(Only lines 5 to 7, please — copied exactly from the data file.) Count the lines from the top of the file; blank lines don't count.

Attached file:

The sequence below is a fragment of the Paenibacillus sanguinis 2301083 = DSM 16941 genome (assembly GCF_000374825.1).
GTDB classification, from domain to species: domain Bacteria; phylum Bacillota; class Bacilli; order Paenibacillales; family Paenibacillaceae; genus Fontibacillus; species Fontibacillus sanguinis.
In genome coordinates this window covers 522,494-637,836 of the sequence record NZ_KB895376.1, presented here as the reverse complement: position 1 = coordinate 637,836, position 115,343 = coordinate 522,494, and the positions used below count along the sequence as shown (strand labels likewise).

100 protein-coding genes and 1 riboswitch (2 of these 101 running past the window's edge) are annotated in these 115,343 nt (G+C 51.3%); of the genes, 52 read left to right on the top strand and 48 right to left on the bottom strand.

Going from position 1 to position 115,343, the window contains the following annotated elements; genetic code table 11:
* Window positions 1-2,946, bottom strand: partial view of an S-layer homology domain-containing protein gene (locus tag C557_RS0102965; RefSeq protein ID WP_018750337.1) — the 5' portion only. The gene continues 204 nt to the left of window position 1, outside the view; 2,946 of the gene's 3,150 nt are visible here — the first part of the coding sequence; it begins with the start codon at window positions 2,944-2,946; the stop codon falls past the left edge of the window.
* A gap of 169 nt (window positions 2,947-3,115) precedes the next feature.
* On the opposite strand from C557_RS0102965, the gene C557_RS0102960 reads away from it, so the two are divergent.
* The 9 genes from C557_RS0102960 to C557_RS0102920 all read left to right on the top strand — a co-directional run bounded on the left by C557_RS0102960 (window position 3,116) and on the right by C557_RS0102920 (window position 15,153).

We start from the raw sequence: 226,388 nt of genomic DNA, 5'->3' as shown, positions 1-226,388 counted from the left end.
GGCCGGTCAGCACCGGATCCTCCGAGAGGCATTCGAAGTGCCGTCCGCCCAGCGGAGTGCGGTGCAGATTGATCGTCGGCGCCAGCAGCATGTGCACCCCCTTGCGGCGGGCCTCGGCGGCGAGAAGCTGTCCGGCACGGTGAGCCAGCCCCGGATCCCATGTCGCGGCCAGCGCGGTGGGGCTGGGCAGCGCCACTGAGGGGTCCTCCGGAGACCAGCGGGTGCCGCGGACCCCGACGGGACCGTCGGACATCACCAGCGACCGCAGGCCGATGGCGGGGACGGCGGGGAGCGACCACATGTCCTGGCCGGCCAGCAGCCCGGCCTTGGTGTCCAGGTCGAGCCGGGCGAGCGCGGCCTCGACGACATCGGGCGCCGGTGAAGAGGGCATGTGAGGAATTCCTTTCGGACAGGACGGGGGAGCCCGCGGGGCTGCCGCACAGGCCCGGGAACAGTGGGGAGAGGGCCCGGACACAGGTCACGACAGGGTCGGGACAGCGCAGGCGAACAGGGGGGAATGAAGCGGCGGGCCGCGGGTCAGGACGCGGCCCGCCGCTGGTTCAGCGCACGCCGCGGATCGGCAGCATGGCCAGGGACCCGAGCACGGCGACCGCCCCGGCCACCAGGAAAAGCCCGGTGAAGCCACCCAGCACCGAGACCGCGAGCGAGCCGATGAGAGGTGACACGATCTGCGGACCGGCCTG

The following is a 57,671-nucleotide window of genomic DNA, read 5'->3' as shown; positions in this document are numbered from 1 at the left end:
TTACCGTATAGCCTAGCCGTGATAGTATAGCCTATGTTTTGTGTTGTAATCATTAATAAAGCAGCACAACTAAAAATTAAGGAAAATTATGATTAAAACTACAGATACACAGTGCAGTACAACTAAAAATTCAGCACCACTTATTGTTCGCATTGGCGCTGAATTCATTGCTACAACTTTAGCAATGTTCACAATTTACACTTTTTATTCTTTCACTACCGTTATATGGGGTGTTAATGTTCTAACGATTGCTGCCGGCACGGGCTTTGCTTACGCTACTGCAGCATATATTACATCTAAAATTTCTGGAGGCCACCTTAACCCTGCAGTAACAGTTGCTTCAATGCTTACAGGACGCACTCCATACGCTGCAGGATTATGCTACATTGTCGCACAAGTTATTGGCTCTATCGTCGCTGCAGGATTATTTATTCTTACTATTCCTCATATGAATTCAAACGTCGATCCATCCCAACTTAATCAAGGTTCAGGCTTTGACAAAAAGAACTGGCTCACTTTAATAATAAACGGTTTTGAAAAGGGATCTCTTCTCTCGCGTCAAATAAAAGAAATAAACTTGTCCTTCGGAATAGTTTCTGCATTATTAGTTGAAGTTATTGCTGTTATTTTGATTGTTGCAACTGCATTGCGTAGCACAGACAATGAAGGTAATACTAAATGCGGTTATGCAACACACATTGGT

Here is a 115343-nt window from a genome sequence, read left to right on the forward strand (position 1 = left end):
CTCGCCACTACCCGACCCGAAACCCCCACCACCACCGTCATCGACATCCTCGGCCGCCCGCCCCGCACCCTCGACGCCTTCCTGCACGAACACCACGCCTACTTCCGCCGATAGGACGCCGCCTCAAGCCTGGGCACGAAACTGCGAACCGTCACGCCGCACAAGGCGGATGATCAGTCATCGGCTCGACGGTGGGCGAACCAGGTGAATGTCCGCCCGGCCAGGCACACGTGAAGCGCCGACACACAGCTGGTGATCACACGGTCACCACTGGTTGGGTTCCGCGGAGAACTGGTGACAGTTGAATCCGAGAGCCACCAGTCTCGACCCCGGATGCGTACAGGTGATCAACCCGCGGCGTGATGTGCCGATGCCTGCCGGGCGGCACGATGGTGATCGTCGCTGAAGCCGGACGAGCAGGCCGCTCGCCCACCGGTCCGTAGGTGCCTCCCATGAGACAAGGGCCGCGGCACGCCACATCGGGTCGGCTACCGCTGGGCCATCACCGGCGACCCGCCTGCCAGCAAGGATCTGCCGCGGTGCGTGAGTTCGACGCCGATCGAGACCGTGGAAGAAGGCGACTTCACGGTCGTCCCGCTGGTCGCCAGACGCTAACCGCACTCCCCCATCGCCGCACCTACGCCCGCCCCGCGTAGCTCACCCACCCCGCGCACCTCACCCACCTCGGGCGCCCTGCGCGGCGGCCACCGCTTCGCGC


Going from position 1 to position 115,343, the window contains the following annotated elements; genetic code table 11:
* Window positions 1-2,946, bottom strand: partial view of an S-layer homology domain-containing protein gene (locus tag C557_RS0102965; RefSeq protein ID WP_018750337.1) — the 5' portion only. The gene continues 204 nt to the left of window position 1, outside the view; 2,946 of the gene's 3,150 nt are visible here — the first part of the coding sequence; it begins with the start codon at window positions 2,944-2,946; the stop codon falls past the left edge of the window.
* A gap of 169 nt (window positions 2,947-3,115) precedes the next feature.